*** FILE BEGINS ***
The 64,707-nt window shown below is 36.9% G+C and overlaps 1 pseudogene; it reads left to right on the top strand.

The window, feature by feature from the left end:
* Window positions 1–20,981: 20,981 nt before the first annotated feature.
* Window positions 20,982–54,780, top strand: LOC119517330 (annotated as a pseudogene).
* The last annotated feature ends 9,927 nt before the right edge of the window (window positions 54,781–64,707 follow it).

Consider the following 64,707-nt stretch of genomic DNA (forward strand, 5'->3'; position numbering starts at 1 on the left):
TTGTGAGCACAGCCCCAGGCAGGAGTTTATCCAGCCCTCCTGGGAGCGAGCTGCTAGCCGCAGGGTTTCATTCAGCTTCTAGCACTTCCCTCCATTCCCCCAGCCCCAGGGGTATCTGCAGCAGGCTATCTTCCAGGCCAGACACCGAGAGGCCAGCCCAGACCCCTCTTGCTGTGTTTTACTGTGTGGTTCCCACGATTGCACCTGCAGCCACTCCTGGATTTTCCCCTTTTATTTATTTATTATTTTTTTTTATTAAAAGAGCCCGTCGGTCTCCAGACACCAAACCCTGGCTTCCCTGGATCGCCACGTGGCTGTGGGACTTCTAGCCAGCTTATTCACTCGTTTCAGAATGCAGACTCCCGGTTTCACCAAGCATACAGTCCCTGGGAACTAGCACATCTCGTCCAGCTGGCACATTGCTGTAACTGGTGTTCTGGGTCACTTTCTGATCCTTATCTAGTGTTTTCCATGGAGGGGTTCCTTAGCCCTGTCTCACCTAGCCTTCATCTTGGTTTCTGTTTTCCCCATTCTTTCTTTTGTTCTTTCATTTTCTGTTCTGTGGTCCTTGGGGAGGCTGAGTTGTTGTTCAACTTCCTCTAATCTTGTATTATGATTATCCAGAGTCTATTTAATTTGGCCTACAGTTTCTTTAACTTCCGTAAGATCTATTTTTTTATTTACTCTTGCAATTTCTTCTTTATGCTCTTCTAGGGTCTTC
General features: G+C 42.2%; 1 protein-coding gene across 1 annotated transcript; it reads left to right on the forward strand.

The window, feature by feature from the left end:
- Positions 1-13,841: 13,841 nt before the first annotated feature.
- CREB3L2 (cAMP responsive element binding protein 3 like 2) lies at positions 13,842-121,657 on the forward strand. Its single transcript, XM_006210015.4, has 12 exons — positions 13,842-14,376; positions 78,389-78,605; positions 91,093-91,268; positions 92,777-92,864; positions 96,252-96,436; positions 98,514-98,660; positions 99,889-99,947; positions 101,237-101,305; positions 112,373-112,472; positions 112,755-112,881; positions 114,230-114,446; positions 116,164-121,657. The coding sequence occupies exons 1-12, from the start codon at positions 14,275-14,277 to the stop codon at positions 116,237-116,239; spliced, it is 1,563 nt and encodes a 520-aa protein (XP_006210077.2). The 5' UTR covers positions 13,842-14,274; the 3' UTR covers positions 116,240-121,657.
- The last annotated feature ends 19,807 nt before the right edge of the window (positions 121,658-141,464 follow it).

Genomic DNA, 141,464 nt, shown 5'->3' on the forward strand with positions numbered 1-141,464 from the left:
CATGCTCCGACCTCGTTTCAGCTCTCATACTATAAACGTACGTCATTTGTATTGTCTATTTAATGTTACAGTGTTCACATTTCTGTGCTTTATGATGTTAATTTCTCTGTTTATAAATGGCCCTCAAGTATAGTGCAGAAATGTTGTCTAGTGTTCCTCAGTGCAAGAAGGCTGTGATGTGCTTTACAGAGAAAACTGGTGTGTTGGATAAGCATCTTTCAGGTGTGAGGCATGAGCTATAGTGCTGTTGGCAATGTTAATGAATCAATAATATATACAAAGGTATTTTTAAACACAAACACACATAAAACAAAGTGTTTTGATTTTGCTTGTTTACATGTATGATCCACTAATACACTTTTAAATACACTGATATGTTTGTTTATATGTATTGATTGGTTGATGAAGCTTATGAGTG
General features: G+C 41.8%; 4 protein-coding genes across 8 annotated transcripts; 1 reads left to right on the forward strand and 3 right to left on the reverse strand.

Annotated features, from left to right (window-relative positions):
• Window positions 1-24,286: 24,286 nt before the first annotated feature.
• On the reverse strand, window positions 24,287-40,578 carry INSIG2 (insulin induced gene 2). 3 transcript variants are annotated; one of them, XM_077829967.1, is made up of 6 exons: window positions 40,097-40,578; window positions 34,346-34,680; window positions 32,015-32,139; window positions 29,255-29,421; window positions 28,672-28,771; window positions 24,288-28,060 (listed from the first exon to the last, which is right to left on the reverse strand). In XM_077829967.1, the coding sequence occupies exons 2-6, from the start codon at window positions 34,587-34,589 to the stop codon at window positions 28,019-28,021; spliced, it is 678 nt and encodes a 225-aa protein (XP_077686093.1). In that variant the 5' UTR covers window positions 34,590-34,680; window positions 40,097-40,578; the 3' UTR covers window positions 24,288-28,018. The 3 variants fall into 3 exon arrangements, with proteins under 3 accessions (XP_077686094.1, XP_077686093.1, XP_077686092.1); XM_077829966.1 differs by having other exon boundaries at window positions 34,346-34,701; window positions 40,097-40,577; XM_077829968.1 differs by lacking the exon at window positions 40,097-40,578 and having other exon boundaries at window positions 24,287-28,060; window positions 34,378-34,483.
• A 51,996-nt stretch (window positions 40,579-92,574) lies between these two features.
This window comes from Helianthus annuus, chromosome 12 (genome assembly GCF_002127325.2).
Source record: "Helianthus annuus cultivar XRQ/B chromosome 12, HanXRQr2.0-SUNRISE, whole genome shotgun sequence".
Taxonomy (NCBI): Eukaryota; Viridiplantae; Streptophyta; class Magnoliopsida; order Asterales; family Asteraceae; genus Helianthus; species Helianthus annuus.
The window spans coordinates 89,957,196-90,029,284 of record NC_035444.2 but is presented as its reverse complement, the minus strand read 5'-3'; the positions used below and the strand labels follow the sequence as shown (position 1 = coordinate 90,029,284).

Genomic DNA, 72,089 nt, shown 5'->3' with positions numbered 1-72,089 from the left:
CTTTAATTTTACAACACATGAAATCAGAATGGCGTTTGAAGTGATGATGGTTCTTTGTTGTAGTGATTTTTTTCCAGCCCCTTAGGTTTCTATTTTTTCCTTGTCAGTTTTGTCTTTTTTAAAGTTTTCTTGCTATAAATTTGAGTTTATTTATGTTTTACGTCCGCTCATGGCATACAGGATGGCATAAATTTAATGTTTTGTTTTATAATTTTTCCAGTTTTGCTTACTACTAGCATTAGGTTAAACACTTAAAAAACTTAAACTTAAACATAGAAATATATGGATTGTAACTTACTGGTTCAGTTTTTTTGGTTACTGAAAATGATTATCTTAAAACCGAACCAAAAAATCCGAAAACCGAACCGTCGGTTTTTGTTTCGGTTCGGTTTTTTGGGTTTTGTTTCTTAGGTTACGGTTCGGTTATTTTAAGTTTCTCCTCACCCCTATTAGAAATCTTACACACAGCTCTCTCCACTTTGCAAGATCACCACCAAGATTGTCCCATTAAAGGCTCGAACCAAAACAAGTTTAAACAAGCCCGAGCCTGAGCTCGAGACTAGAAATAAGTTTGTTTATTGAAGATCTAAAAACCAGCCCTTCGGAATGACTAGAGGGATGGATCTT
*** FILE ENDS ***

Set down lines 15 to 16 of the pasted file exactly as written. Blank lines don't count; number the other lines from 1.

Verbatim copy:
General features: G+C 41.8%; 4 protein-coding genes across 8 annotated transcripts; 1 reads left to right on the forward strand and 3 right to left on the reverse strand.

Annotated features, from left to right (window-relative positions):